Innovative Instruments for Easy, Atraumatic Extractions

With a spring-driven, auto-retractable design and the use of tapered, beveled, and serrated beaks,
FRINGS provide greater control and less strain during surgical procedures

in 45 years of practice, Dr. Andrew Mogelof has always strived to
treat his patients with the standard of care he would expect as
the patient himself. For surgical procedures like extractions, that
means choosing the instruments and methods he would want his
dentist to use. Thankfully, advances in instrument technology have
made it easier to achieve predictable results while providing a
more comfortable patient experience.

“Over time, surgical instruments have certainly evolved
so we can now take a more conservative approach to
extractions,” he said, describing improvements in the grip,
ergonomics, and overall performance of instruments used
for luxation, elevation, and extraction.

Seeking to modernize surgical instruments and
make dentistry as efficient as possible, TBS Dental has
transformed into a powerhouse of innovation with state-
of-the-art products. In particular, its patented FRINGS, or
forceps with a spring, have set a new standard in exodontia
by bringing simplicity and efficiency to extraction

With a spring-loaded, auto-retractable design, FRINGS
remove the need to manually open forceps with one’s
fingers, allowing the clinician to easily hold and control
the instrument in a position with less stress on the hand.
This grip frees up the index finger so it can be placed on
the hinge of the forceps to apply apical pressure during
subgingival seating and luxation.

Mogelof, DDS

“The forceps are very easy to use,” said Dr. Mogelof. “I really like the fact that the spring action allows you to manipulate and
open and close the beak without feeling that you’re going to lose control of the forceps. That spring mechanism is really clever
and just makes it so comfortable to grip. At no time do you ever lose that grip.”

Laser etched with teeth numbers so staff can easily select them for respective procedures, FRINGS have tapered, serrated, and
beveled beaks, which provide an optimal grip on the tooth to minimize tooth fracture.

Dr. Mogelof noted that the design of the beaks helps to engage the roots during extractions.
“I really like the extended small surface that allows you to go past the clinical crown and close the forceps against the root of
the tooth,” he said. “In many instances, you have a tooth that’s very heavily filled and you know if you put a little pressure on the

tooth, it is just going to break away, so having the extension at the end of the forceps’
working beak is really helpful.”

Also contributing to atraumatic extractions are TBS Dental’s elvatomes and universal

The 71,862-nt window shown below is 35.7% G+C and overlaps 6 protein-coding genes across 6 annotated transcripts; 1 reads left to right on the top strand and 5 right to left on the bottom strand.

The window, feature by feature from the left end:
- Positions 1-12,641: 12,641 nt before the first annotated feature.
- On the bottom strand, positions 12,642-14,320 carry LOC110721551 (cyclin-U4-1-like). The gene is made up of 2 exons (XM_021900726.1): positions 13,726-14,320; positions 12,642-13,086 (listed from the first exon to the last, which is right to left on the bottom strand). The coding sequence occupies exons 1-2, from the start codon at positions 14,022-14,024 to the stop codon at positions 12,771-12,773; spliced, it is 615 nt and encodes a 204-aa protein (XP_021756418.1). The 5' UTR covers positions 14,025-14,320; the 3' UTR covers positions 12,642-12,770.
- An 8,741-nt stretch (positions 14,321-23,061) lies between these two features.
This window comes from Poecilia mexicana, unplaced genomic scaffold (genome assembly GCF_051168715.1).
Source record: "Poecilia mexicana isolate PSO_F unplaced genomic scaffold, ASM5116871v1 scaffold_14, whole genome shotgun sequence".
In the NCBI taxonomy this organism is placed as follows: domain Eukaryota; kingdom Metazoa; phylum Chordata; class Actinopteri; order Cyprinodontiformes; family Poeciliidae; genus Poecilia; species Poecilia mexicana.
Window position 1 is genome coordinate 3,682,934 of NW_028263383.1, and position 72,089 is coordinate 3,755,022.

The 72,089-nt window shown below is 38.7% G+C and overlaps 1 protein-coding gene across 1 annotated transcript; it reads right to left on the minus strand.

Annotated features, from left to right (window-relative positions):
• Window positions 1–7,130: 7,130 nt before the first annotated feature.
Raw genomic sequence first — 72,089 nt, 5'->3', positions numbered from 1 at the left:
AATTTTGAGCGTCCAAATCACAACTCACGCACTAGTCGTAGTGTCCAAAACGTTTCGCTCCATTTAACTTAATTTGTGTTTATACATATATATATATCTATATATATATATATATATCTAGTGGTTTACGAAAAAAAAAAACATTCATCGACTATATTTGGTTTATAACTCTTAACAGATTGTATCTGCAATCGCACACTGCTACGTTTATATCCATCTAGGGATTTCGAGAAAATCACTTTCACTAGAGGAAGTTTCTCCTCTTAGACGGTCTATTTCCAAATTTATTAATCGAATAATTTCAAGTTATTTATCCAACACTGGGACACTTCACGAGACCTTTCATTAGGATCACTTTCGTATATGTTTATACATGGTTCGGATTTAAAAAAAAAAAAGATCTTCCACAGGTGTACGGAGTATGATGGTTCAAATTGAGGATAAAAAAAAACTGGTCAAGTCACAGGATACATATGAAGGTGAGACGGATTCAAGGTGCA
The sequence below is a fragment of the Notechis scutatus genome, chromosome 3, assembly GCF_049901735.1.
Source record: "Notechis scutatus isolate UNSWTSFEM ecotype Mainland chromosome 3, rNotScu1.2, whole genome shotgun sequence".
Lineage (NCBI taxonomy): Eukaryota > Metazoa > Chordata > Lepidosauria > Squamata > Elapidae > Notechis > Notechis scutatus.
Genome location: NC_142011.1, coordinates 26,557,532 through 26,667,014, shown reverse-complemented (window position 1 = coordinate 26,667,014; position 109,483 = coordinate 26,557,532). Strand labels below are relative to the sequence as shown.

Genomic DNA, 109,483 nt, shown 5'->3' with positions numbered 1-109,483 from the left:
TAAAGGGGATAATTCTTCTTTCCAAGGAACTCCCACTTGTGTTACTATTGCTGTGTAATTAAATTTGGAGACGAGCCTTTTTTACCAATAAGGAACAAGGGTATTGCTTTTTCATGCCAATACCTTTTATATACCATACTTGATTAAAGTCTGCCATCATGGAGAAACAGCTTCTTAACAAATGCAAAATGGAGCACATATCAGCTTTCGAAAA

elevators, designed to protect tissue, preserve bone, and enhance the patient

The elvatomes combine the sharpness and precision of a periotome with the strength
of a luxating elevator. The spade-shaped tips feature a fine, sharp point ideal for entering
tight spaces and detaching the periodontal ligament. In many cases, the root can be
loosened sufficiently for easier atraumatic extractions.

Dr. Mogelof said the elvatome has “just the right feel” in his hand in terms of weight
and shape and requires little effort to rotate a tooth to begin elevation. “I think the
head is exactly the right size to get into a small interproximal area if you want to begin
to elevate the tooth or if you have sectioned the roots, so it’s a very, very easy-to-use
instrument,” he said.

He described a recent case in which he used the Straight Spade elvatome to elevate
and separate 2 buccal roots of an upper molar. “It just fit right in between the 2 roots,
which gave me good sensation and I was able to elevate both roots at the same time
to get movement before picking up the FRINGS and removing the roots. It’s a winning

As a general practice that performs multiple extractions each week, many of them

preceding immediate implant placement, Dr. Mogelof stressed the need for atraumatic extraction to preserve favorable socket anatomy. “It’s really important not to break anything and to be able to remove the roots
cleanly so you are not altering the buccal plate anatomy. For instance, on an upper molar, you have the buccal furca of the tooth,
and above that, you have the socket bone. It’s nice when you can remove the roots, then place an implant directly through the
septum and pack bone in the adjacent intact sockets. These instruments are great for those procedures.”
Of course, a more controlled and efficient extraction also allows for a better patient experience.

“It’s always easier for the patient if you are able to control the extraction process with the right instruments as opposed to
spending additional time, which increases the anxiety of the patient,” he said. “The patient may feel some pressure, but as soon
as the root becomes a little bit mobile, you can remove it without muscle, and without rocking the patient back and forth to
luxate and remove it. This improves both the doctor’s and patient’s experience.”

Written by Dental Product Shopper, in partnership with Andrew Mogelof, DDS